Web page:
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A free floating commentary on culture, politics, economics, and religion based on a passionate commitment to the truth and a desire graciously to refute that which is contrary to it….
"He must hold firm to the sure word as taught, so that he may be able to give instruction in sound doctrine and also to confute those who contradict it."
--Titus 1:9, Revised Standard Version
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Dorothy Sayers, the British intellectual and theologian and – not incidentally – writer of mystery novels, once remarked that for the average churchgoer of her day, the mystery of the Trinity meant "The Father incomprehensible, the Son incomprehensible, the whole thing incomprehensible; something put in by theologians to make it more difficult – nothing to do with daily life or ethics."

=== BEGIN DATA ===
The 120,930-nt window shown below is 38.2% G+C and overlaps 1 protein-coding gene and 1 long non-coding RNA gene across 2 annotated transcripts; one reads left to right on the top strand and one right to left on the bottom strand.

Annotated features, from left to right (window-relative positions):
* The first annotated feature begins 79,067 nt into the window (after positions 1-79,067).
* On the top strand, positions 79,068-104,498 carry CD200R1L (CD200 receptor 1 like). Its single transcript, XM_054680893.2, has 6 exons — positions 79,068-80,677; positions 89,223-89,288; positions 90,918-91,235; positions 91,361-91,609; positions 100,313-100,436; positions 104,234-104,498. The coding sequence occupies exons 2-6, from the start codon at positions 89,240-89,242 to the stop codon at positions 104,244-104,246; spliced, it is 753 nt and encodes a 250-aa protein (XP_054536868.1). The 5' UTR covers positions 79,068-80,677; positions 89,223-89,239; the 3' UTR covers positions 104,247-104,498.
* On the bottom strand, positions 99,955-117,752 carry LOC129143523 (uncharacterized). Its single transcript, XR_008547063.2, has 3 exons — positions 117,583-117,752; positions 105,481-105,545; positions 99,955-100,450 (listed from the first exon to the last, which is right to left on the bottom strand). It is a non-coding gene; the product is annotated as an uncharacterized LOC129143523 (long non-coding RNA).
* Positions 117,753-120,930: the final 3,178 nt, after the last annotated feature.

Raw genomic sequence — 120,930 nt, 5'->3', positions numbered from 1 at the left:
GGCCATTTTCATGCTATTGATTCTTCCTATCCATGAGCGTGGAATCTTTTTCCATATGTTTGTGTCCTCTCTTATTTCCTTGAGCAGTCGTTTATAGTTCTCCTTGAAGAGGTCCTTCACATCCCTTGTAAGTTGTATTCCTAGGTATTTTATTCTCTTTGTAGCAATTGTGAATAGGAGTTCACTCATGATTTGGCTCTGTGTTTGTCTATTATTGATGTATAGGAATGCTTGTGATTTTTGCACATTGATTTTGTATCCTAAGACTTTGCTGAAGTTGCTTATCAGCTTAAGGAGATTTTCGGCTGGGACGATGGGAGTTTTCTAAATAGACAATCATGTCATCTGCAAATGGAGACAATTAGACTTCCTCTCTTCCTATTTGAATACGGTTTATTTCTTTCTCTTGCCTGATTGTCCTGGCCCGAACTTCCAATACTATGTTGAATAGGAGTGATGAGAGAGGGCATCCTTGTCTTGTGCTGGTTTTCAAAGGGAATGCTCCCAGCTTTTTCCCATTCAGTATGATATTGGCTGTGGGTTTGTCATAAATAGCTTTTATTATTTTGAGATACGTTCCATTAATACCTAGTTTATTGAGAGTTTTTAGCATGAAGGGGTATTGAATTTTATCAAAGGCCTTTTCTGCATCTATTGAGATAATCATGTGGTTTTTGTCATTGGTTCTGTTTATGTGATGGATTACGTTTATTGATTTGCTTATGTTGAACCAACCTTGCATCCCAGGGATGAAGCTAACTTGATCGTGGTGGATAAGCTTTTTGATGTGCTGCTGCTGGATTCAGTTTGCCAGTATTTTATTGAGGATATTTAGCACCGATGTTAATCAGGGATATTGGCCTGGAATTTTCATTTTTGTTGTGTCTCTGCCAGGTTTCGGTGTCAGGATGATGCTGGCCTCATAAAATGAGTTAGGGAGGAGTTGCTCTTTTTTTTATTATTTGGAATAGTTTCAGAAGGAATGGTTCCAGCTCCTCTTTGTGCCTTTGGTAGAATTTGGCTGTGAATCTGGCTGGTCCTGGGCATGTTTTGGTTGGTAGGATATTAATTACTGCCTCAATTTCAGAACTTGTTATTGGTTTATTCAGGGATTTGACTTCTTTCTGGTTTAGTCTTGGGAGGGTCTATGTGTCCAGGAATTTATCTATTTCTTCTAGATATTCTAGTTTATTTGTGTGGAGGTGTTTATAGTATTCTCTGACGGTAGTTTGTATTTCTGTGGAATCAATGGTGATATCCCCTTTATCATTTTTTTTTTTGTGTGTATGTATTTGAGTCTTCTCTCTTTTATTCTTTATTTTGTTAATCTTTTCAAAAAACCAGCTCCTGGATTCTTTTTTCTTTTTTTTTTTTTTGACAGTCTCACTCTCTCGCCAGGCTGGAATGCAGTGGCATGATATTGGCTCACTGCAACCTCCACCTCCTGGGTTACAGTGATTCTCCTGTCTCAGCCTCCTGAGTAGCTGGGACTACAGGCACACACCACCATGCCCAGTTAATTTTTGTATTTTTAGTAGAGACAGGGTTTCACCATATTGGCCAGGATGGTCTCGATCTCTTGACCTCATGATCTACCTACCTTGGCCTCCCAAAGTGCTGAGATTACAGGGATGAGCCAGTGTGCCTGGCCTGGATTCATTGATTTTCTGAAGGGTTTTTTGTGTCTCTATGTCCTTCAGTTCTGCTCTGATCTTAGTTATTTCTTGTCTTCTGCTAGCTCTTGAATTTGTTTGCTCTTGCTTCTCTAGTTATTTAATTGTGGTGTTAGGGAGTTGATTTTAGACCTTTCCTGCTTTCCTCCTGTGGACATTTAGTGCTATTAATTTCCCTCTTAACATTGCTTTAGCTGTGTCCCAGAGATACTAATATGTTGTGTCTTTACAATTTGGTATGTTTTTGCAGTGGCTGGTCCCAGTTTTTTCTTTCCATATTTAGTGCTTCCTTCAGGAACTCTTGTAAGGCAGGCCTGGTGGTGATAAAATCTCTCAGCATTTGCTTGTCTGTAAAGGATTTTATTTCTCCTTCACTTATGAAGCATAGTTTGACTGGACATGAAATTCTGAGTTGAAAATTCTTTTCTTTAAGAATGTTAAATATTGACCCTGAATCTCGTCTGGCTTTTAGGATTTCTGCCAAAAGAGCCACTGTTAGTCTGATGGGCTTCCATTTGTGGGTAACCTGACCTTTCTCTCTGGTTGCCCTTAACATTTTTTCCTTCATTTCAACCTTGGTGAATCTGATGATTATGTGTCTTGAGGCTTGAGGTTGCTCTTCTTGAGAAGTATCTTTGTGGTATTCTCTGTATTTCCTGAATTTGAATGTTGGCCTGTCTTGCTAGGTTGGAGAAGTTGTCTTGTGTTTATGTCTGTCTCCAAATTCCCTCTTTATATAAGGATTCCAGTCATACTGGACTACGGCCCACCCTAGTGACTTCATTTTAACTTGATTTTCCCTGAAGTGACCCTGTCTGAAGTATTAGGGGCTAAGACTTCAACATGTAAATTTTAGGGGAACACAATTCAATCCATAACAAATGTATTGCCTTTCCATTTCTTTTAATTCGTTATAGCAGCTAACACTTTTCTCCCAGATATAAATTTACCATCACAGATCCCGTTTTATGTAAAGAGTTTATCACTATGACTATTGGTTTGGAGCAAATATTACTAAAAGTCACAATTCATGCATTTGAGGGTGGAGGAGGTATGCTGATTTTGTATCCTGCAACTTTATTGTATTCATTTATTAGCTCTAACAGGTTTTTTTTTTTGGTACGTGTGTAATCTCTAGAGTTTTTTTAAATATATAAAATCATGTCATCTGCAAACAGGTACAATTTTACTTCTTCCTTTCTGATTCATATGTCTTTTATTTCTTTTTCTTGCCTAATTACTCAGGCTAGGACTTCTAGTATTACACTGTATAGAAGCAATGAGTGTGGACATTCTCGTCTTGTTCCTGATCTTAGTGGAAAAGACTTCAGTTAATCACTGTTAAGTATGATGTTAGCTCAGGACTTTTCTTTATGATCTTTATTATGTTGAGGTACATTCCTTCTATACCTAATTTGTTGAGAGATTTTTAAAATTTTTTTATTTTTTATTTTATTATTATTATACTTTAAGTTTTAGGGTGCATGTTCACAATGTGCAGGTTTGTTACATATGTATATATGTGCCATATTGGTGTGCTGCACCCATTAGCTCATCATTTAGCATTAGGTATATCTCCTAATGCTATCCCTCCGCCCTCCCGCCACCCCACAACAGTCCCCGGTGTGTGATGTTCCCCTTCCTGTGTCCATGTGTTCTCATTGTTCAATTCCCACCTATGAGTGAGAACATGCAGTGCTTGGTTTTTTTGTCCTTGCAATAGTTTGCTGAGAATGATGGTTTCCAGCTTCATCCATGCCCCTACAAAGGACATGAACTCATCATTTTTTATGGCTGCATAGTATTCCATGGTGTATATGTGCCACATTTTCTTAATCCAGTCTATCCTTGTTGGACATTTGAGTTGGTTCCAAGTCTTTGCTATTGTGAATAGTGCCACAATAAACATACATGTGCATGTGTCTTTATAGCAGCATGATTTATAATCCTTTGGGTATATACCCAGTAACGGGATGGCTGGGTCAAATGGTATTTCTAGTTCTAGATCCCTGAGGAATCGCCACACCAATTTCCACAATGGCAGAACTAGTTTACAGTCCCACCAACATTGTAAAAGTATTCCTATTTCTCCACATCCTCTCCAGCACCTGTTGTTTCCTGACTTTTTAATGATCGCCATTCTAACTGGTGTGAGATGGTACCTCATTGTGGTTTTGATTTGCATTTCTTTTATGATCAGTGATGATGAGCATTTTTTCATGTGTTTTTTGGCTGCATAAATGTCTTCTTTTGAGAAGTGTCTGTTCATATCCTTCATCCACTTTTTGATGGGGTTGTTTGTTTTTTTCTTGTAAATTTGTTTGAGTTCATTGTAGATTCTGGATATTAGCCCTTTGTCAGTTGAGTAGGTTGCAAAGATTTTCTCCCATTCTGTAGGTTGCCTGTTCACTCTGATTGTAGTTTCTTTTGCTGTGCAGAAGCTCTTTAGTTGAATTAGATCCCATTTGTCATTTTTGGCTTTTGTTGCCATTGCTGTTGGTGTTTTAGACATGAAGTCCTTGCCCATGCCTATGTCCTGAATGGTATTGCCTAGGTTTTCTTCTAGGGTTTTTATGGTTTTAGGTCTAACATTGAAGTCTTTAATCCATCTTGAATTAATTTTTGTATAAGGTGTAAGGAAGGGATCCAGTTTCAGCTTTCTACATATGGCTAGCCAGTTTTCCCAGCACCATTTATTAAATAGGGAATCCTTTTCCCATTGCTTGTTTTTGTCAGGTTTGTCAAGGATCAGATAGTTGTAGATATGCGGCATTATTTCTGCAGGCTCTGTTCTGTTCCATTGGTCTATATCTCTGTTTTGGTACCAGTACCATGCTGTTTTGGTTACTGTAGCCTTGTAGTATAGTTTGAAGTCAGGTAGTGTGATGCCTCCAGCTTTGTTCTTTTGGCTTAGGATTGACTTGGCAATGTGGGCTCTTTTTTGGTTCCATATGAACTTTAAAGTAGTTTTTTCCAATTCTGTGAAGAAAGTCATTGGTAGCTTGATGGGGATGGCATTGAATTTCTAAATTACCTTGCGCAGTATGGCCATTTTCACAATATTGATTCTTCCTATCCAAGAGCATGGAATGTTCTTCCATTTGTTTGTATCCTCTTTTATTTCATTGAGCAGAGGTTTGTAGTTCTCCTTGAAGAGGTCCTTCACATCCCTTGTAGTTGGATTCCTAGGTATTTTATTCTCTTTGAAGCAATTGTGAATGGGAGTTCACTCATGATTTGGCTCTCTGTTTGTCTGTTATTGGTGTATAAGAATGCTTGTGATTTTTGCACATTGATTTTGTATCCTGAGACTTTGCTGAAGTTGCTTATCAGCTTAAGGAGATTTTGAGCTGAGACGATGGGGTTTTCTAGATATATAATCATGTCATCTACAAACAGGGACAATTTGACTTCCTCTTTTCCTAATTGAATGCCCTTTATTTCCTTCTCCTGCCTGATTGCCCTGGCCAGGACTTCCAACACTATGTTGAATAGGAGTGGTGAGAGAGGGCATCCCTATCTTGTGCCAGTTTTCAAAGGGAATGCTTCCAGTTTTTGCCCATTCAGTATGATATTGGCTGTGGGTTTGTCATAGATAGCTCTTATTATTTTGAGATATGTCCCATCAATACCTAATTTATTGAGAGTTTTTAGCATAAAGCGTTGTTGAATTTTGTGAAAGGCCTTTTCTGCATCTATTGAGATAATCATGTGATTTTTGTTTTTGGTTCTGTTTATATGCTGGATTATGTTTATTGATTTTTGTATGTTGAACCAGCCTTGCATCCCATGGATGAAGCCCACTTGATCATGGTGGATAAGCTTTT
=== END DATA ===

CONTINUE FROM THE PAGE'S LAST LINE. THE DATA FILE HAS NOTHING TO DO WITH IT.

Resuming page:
Well, in fact the mystery of the Trinity has everything to do with daily life and ethics, though it is also, it must be said, "incomprehensible." Which is why in the Church we are accustomed, as we have been this morning, to talking about this revelation as a "mystery."
But, in this theological sense, when we talk about a mystery, we're not talking about a sort of intellectual puzzle....No, in the Church, when we talk about a mystery, and especially when we talk about this Mystery of Mysteries, the ultimate mystery which is the Most Holy Trinity, we are using the word in almost the opposite way. Instead of a logical puzzle, a question, we are talking about a truth, a revealed truth, which we may know to be true even though it is impossible to wrap our little heads all the way round it.
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